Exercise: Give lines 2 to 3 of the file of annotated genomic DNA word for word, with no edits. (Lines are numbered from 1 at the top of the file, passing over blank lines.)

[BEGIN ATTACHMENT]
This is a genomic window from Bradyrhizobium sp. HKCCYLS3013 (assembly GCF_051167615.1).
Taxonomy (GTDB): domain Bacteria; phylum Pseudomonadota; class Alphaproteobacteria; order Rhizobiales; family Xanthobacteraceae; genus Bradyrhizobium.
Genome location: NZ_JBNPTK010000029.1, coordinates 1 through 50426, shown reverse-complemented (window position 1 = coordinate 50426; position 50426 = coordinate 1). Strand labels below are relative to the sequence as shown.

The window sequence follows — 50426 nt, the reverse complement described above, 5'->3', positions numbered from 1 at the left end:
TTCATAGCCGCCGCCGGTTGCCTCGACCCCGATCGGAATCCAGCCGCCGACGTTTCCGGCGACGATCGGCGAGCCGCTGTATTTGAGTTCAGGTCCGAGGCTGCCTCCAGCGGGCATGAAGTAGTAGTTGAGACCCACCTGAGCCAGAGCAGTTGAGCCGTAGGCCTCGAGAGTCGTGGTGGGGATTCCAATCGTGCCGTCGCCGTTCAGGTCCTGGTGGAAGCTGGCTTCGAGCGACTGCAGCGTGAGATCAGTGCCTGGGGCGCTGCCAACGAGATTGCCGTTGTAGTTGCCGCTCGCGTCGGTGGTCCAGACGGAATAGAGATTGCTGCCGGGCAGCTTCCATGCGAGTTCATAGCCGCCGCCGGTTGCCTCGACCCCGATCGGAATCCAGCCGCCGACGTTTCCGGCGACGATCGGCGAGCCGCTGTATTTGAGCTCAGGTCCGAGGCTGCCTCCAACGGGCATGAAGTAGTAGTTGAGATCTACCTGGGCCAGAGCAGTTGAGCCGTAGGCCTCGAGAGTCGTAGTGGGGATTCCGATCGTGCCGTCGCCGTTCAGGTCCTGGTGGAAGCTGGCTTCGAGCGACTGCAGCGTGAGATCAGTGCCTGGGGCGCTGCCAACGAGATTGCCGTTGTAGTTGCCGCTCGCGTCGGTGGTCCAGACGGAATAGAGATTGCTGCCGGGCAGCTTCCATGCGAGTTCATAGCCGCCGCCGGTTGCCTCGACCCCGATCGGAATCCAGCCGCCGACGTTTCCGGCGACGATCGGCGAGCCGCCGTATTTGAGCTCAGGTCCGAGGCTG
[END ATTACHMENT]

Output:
Taxonomy (GTDB): domain Bacteria; phylum Pseudomonadota; class Alphaproteobacteria; order Rhizobiales; family Xanthobacteraceae; genus Bradyrhizobium.
Genome location: NZ_JBNPTK010000029.1, coordinates 1 through 50426, shown reverse-complemented (window position 1 = coordinate 50426; position 50426 = coordinate 1). Strand labels below are relative to the sequence as shown.